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Paracetamol in pregnancy ‘risks boys’

Thursday May 21st, 2015

A woman who is pregnant with a boy may threaten her son's reproductive health by taking paracetamol repeatedly, according to findings published today.

Researchers in Edinburgh, UK, have linked taking the pill to reduce levels of testosterone in babies born later

A study by the University of Edinburgh, published last night, adds to the body of evidence that says long-term use of paracetamol in pregnancy may increase the risk of reproductive disorders in male babies, researchers say.

But doctors said the evidence was not yet strong enough to advise pregnant women to avoid paracetamol - known as acetaminophen in the USA - completely.

Testosterone is crucial for life-long male health and reduced exposure to the hormone in the womb has been linked to an increased risk of infertility, testicular cancer and undescended testicles.

Dr Rod Mitchell, a Wellcome Trust Intermediate Clinical Research Fellow at the University of Edinburgh, said their findings from a study of mice demonstrate that expectant mothers should follow existing guidelines for paracetamol use: take the lowest effective dose for the shortest possible time.

The study, published in Science Translational Medicine, saw Dr Mitchell and his research team testing the effect of paracetamol on testosterone production in mice that carried grafts of human testicular tissue. The grafts mimic how the developing testes grow and function during pregnancy.

The mice were given a typical daily dose of paracetamol over either 24 hours or seven days and the amount of testosterone produced by the human tissue an hour after the final dose of paracetamol was measured.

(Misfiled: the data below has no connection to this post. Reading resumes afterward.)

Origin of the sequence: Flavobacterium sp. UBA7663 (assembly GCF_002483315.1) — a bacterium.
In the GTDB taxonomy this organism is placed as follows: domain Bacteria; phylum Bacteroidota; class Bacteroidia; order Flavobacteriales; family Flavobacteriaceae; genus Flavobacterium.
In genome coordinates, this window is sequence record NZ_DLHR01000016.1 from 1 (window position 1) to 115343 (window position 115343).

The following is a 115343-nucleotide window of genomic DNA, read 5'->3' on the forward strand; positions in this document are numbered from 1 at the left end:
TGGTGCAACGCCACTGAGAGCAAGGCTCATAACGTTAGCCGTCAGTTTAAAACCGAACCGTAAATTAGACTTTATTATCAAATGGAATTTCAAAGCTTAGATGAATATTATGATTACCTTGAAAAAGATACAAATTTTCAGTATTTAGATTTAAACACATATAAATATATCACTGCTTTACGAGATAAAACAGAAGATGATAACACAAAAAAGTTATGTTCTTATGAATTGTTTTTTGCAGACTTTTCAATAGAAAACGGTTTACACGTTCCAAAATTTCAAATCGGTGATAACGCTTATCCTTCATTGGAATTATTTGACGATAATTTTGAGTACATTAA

The team found that there was no effect on testosterone production following 24 hours of paracetamol treatment.

However, after seven days of exposure the amount of testosterone was reduced by 45%.

Dr Mitchell said further research needs to be undertaken to establish the mechanism by which paracetamol might have this effect.

“This study adds to existing evidence that prolonged use of paracetamol in pregnancy may increase the risk of reproductive disorders in male babies,” he said. “We would advise that pregnant women should follow current guidance that the painkiller be taken at the lowest effective dose for the shortest possible time.”

Dr Sadaf Ghaem-Maghami, from the UK Royal College of Obstetricians and Gynaecologists, said the research involved laboratory mice.

He said: “This is a robust piece of research, however, it is important to note that the study was carried out in animal models and it is not possible to translate the findings into a recommendation regarding what would be safe or unsafe in pregnant women. "

He added: “We recommend that pregnant women continue to follow current guidance and take the lowest effective dose for the shortest possible time when necessary."

The chair of the UK Royal College of GPs, Dr Maureen Baker, said: “Pregnant women who have been taking paracetamol to ease discomfort - either as prescribed by their doctor or self-medicated – should not panic as a result of this research.

"Existing evidence shows that, in the main, paracetamol is a safe drug for the majority of patients. But this study - and other recent studies - call this into question and it is important that we take new research into account and shape updated guidelines for healthcare professionals in the best interests of all patients."

Science Translational Medicine 20 May 2015

Tags: Childbirth and Pregnancy | Men's Health | Pain Relief | Pharmaceuticals | UK News | Women's Health & Gynaecology

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